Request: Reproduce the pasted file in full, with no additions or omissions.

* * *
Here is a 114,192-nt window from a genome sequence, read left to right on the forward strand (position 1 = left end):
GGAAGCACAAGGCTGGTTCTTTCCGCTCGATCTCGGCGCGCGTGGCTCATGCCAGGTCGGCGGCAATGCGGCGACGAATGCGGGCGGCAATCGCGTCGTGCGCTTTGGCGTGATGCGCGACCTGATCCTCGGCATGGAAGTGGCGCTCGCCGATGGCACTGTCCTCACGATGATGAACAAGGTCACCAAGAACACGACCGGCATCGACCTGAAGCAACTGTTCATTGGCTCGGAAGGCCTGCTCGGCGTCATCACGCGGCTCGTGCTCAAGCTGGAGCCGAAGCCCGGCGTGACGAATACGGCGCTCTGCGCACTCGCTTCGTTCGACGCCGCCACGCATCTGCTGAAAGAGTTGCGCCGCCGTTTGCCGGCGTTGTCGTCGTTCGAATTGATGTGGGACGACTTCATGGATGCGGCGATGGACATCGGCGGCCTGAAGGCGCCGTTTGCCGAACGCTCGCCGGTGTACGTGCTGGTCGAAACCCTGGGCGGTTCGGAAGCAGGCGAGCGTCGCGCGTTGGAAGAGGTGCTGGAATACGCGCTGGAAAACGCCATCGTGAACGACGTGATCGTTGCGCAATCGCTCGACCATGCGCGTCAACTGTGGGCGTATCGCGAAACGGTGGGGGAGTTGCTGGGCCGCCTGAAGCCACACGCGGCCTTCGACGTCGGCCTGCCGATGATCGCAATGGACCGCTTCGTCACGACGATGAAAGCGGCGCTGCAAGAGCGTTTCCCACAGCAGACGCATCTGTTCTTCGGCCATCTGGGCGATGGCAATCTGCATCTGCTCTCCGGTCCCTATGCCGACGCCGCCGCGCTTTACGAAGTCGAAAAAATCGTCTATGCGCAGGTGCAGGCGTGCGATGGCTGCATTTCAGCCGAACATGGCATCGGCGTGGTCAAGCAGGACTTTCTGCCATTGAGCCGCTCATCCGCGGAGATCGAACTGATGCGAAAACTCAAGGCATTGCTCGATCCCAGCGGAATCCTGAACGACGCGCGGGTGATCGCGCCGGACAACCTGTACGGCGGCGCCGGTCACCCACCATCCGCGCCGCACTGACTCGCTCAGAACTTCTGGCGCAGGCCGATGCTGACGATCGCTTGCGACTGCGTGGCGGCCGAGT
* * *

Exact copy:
Here is a 114,192-nt window from a genome sequence, read left to right on the forward strand (position 1 = left end):
GGAAGCACAAGGCTGGTTCTTTCCGCTCGATCTCGGCGCGCGTGGCTCATGCCAGGTCGGCGGCAATGCGGCGACGAATGCGGGCGGCAATCGCGTCGTGCGCTTTGGCGTGATGCGCGACCTGATCCTCGGCATGGAAGTGGCGCTCGCCGATGGCACTGTCCTCACGATGATGAACAAGGTCACCAAGAACACGACCGGCATCGACCTGAAGCAACTGTTCATTGGCTCGGAAGGCCTGCTCGGCGTCATCACGCGGCTCGTGCTCAAGCTGGAGCCGAAGCCCGGCGTGACGAATACGGCGCTCTGCGCACTCGCTTCGTTCGACGCCGCCACGCATCTGCTGAAAGAGTTGCGCCGCCGTTTGCCGGCGTTGTCGTCGTTCGAATTGATGTGGGACGACTTCATGGATGCGGCGATGGACATCGGCGGCCTGAAGGCGCCGTTTGCCGAACGCTCGCCGGTGTACGTGCTGGTCGAAACCCTGGGCGGTTCGGAAGCAGGCGAGCGTCGCGCGTTGGAAGAGGTGCTGGAATACGCGCTGGAAAACGCCATCGTGAACGACGTGATCGTTGCGCAATCGCTCGACCATGCGCGTCAACTGTGGGCGTATCGCGAAACGGTGGGGGAGTTGCTGGGCCGCCTGAAGCCACACGCGGCCTTCGACGTCGGCCTGCCGATGATCGCAATGGACCGCTTCGTCACGACGATGAAAGCGGCGCTGCAAGAGCGTTTCCCACAGCAGACGCATCTGTTCTTCGGCCATCTGGGCGATGGCAATCTGCATCTGCTCTCCGGTCCCTATGCCGACGCCGCCGCGCTTTACGAAGTCGAAAAAATCGTCTATGCGCAGGTGCAGGCGTGCGATGGCTGCATTTCAGCCGAACATGGCATCGGCGTGGTCAAGCAGGACTTTCTGCCATTGAGCCGCTCATCCGCGGAGATCGAACTGATGCGAAAACTCAAGGCATTGCTCGATCCCAGCGGAATCCTGAACGACGCGCGGGTGATCGCGCCGGACAACCTGTACGGCGGCGCCGGTCACCCACCATCCGCGCCGCACTGACTCGCTCAGAACTTCTGGCGCAGGCCGATGCTGACGATCGCTTGCGACTGCGTGGCGGCCGAGT